In July 2017, neratinib (nerlynx™®), developed by Puma Biotechnology, received its first global approval in the US for the extended adjuvant treatment of adult patients with early stage HER2-positive breast cancer; treatment is indicated in patients who have previously recieved trastuzumab-based therapy. Neratinib is an oral, irreversible inhibitor of the human epidermal growth factor receptors HER1 (EGFR), HER2 and HER4. After binding, neratinib reduces the autophosphorylation of HER2 and EGFR and further inhibits the activation of downstream signal transduction pathways involved in cell cycle regulation.
The National Cancer Institute estimates that 252,710 new cases of female breast cancer will be discovered in the US throughout 2017 (15% of all new cancers); of those 16% will result in death (~7% of all cancer-related deaths).
Neratinib was approved based on the two-year follow-up results of the of the ExteNET trial. Within two years of completing trastuzumab therapy, patients were randomised to neratinib or placebo for one year. The respective invasive disease-free survival rates were 94% and 92%.
Safety data from the ExteNET trial revealed that use of neratinib was associated with diarrhoea in 95% of patients receiving the agent (compared with 35% in placebo recipients); this was reported as grade 3 in 40% of cases (2% in placebo recipients).Information within the product label suggests prophylactic use of loperamide during the initial cycles of neratinib.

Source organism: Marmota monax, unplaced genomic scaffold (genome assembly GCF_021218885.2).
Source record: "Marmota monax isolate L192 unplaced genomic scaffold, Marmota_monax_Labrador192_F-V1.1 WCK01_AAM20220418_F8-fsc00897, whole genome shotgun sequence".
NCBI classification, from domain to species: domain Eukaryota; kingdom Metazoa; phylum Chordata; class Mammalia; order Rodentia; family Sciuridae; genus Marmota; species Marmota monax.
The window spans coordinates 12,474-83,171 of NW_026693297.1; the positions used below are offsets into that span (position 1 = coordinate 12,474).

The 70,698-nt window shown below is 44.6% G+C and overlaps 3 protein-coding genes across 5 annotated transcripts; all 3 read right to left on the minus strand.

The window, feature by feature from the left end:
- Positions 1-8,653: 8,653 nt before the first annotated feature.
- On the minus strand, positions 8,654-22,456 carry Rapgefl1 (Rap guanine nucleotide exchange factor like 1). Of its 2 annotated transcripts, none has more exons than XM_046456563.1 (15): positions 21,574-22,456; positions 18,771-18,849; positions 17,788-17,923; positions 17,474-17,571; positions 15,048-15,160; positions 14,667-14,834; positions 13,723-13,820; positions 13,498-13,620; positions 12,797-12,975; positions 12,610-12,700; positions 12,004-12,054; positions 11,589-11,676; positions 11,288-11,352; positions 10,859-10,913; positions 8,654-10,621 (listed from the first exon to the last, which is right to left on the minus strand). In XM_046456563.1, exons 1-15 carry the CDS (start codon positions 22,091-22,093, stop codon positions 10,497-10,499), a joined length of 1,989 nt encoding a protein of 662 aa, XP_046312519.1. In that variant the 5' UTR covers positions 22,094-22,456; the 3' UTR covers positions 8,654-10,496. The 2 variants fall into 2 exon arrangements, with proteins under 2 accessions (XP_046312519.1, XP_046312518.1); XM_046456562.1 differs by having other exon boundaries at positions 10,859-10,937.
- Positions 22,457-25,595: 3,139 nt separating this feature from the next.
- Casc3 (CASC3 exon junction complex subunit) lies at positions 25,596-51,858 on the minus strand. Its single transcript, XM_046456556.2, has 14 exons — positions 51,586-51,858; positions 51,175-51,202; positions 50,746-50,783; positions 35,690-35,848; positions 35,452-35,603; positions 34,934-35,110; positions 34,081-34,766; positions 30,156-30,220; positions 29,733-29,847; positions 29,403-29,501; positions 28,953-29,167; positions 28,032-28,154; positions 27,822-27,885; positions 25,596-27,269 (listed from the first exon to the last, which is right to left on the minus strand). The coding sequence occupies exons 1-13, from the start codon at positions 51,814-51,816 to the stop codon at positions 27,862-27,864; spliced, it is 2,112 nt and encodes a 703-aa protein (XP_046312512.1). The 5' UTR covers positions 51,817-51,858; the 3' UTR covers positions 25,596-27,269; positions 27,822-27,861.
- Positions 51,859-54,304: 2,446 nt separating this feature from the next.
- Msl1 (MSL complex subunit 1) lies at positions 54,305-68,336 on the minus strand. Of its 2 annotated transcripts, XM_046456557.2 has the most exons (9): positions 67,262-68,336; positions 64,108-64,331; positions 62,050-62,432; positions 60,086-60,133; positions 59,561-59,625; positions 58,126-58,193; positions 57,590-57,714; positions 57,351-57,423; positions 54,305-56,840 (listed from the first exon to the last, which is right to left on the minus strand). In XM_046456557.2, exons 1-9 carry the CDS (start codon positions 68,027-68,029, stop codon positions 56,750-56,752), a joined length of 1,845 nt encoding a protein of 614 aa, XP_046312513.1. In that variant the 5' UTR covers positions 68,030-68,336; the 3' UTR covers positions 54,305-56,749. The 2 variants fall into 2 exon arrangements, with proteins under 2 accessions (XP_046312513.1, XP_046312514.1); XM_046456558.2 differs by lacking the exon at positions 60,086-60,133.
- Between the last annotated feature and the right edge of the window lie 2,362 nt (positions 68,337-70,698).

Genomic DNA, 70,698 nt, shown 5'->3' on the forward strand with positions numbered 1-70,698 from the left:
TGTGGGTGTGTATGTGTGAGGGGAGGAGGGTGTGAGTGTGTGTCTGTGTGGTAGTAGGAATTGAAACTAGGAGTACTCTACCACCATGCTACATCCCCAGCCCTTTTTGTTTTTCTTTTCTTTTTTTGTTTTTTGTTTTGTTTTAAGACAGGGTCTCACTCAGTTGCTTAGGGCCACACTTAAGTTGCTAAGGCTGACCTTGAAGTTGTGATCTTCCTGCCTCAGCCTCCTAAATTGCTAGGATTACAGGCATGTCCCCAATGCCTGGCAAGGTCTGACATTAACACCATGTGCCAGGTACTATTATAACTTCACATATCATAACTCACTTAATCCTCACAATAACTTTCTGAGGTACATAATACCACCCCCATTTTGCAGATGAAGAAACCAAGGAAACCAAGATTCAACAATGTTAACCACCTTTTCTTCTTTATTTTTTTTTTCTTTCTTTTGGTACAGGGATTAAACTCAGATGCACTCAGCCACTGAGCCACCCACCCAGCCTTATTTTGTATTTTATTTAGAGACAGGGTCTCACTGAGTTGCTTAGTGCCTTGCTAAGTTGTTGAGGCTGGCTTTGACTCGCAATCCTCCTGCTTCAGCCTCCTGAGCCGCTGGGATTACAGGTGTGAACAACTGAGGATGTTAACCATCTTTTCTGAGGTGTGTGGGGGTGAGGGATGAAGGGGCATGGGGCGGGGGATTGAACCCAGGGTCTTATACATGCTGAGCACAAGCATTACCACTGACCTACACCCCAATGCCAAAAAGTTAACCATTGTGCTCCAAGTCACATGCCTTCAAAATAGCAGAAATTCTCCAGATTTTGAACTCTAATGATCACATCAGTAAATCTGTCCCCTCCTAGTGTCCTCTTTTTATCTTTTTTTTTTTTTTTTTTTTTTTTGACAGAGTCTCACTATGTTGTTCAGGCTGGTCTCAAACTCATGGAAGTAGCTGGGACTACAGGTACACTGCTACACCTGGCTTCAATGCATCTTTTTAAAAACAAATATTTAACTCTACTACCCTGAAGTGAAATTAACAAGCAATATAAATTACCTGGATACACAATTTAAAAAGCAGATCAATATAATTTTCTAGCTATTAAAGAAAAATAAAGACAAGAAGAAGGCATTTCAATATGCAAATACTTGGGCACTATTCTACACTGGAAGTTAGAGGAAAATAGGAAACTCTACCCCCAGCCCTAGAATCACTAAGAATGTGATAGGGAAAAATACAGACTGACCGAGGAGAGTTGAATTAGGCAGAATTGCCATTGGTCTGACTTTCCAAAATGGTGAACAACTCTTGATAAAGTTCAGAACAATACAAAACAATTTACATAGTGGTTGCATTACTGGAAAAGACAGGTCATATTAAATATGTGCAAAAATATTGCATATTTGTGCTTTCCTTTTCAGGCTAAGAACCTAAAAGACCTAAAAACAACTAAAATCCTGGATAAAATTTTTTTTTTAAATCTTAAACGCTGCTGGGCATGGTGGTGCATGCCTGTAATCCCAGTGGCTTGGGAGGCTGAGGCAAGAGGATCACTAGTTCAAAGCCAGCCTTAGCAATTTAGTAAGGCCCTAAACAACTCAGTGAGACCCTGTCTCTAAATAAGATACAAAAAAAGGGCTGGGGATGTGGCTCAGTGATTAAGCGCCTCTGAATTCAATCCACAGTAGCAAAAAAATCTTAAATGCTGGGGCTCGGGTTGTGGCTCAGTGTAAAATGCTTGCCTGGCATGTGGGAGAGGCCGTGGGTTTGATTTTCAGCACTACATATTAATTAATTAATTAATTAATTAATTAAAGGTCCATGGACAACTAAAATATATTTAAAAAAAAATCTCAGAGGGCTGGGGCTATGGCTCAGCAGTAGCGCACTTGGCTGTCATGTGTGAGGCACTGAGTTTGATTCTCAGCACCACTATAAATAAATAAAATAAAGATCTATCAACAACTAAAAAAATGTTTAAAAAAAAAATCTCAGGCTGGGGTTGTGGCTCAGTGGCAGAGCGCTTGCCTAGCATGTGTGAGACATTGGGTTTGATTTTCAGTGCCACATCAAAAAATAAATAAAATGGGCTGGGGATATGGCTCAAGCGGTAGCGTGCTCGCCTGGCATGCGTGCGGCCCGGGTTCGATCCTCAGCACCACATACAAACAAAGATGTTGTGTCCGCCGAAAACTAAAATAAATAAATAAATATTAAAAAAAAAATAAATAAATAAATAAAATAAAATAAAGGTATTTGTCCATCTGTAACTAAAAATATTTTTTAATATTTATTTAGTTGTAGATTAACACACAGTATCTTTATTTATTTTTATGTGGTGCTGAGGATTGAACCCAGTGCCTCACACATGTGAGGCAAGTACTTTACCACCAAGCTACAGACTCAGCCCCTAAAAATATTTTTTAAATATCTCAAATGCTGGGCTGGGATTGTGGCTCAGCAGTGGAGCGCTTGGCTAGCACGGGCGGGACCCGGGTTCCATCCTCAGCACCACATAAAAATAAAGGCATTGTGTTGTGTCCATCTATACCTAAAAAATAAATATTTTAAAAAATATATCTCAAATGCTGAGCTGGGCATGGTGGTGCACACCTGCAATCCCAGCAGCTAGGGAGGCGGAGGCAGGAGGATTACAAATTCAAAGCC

The 2% difference in the main efficacy outcome compared with the likelihood of experiencing debilitating diarrhoea has sparked some concern within the “breast cancer community” about the benefit of neratinib over and above the current treatment options.
Alexandra Zimmer, M.D., of the Women’s Malignancies Branch in NCI’s Center for Cancer Research commented that, “…the modest reduction in the recurrence rate, the fact that data on overall survival are not yet available, and the high rate of side effects mean that neratinib is unlikely to be widely used by these patients.” However, she went on to explain that the agent “could be considered in patients with early-stage HER2-positive breast cancer and clinical features that indicate a higher likelihood of relapse.”
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